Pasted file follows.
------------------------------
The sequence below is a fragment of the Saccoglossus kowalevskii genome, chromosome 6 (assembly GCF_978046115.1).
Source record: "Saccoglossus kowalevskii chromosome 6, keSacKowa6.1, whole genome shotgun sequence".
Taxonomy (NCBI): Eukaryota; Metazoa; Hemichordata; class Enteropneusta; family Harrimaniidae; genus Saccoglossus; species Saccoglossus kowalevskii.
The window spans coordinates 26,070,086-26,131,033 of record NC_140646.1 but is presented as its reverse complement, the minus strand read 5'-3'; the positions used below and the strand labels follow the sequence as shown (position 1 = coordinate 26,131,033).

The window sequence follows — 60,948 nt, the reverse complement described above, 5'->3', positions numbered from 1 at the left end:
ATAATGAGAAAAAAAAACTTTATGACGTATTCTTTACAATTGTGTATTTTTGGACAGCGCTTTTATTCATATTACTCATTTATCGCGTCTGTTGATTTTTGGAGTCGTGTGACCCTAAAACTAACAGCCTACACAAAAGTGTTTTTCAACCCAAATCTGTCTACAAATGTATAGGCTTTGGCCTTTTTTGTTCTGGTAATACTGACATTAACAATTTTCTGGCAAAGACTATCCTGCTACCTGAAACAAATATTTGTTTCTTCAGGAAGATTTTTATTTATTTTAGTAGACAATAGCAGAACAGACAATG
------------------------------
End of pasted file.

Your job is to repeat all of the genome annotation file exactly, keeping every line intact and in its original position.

The sequence below is a fragment of the Saccoglossus kowalevskii genome, chromosome 6 (assembly GCF_978046115.1).
Source record: "Saccoglossus kowalevskii chromosome 6, keSacKowa6.1, whole genome shotgun sequence".
Taxonomy (NCBI): Eukaryota; Metazoa; Hemichordata; class Enteropneusta; family Harrimaniidae; genus Saccoglossus; species Saccoglossus kowalevskii.
The window spans coordinates 26,070,086-26,131,033 of record NC_140646.1 but is presented as its reverse complement, the minus strand read 5'-3'; the positions used below and the strand labels follow the sequence as shown (position 1 = coordinate 26,131,033).

The window sequence follows — 60,948 nt, the reverse complement described above, 5'->3', positions numbered from 1 at the left end:
ATAATGAGAAAAAAAAACTTTATGACGTATTCTTTACAATTGTGTATTTTTGGACAGCGCTTTTATTCATATTACTCATTTATCGCGTCTGTTGATTTTTGGAGTCGTGTGACCCTAAAACTAACAGCCTACACAAAAGTGTTTTTCAACCCAAATCTGTCTACAAATGTATAGGCTTTGGCCTTTTTTGTTCTGGTAATACTGACATTAACAATTTTCTGGCAAAGACTATCCTGCTACCTGAAACAAATATTTGTTTCTTCAGGAAGATTTTTATTTATTTTAGTAGACAATAGCAGAACAGACAATG